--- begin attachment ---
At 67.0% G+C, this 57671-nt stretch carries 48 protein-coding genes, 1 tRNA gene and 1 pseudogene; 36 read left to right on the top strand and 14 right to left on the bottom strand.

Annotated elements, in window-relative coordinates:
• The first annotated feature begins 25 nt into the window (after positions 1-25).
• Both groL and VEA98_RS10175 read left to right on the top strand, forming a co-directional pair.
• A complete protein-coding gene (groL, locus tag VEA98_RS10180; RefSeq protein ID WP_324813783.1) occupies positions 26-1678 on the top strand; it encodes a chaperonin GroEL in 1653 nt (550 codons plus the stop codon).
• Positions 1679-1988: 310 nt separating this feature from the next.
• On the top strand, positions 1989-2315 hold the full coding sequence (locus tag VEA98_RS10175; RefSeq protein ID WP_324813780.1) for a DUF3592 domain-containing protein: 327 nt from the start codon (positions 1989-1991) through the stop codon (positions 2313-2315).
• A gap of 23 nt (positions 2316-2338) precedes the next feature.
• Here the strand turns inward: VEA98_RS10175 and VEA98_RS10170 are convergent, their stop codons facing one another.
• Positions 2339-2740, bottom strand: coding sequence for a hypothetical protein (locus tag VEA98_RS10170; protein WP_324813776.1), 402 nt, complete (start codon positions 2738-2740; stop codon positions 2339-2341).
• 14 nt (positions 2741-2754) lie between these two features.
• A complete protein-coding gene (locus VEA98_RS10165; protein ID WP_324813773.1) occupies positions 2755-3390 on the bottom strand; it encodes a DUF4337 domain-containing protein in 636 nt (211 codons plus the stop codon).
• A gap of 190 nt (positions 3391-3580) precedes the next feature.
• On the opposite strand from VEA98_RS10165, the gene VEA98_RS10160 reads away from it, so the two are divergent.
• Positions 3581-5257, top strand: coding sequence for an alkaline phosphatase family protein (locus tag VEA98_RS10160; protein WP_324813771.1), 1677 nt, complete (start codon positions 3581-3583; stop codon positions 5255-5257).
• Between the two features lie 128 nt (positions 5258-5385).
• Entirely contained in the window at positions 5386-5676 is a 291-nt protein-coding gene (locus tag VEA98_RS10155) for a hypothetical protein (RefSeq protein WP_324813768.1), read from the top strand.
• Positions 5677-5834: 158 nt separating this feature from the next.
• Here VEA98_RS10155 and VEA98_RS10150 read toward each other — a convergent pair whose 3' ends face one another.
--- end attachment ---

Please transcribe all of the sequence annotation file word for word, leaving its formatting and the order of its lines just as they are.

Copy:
At 67.0% G+C, this 57671-nt stretch carries 48 protein-coding genes, 1 tRNA gene and 1 pseudogene; 36 read left to right on the top strand and 14 right to left on the bottom strand.

Annotated elements, in window-relative coordinates:
• The first annotated feature begins 25 nt into the window (after positions 1-25).
• Both groL and VEA98_RS10175 read left to right on the top strand, forming a co-directional pair.
• A complete protein-coding gene (groL, locus tag VEA98_RS10180; RefSeq protein ID WP_324813783.1) occupies positions 26-1678 on the top strand; it encodes a chaperonin GroEL in 1653 nt (550 codons plus the stop codon).
• Positions 1679-1988: 310 nt separating this feature from the next.
• On the top strand, positions 1989-2315 hold the full coding sequence (locus tag VEA98_RS10175; RefSeq protein ID WP_324813780.1) for a DUF3592 domain-containing protein: 327 nt from the start codon (positions 1989-1991) through the stop codon (positions 2313-2315).
• A gap of 23 nt (positions 2316-2338) precedes the next feature.
• Here the strand turns inward: VEA98_RS10175 and VEA98_RS10170 are convergent, their stop codons facing one another.
• Positions 2339-2740, bottom strand: coding sequence for a hypothetical protein (locus tag VEA98_RS10170; protein WP_324813776.1), 402 nt, complete (start codon positions 2738-2740; stop codon positions 2339-2341).
• 14 nt (positions 2741-2754) lie between these two features.
• A complete protein-coding gene (locus VEA98_RS10165; protein ID WP_324813773.1) occupies positions 2755-3390 on the bottom strand; it encodes a DUF4337 domain-containing protein in 636 nt (211 codons plus the stop codon).
• A gap of 190 nt (positions 3391-3580) precedes the next feature.
• On the opposite strand from VEA98_RS10165, the gene VEA98_RS10160 reads away from it, so the two are divergent.
• Positions 3581-5257, top strand: coding sequence for an alkaline phosphatase family protein (locus tag VEA98_RS10160; protein WP_324813771.1), 1677 nt, complete (start codon positions 3581-3583; stop codon positions 5255-5257).
• Between the two features lie 128 nt (positions 5258-5385).
• Entirely contained in the window at positions 5386-5676 is a 291-nt protein-coding gene (locus tag VEA98_RS10155) for a hypothetical protein (RefSeq protein WP_324813768.1), read from the top strand.
• Positions 5677-5834: 158 nt separating this feature from the next.
• Here VEA98_RS10155 and VEA98_RS10150 read toward each other — a convergent pair whose 3' ends face one another.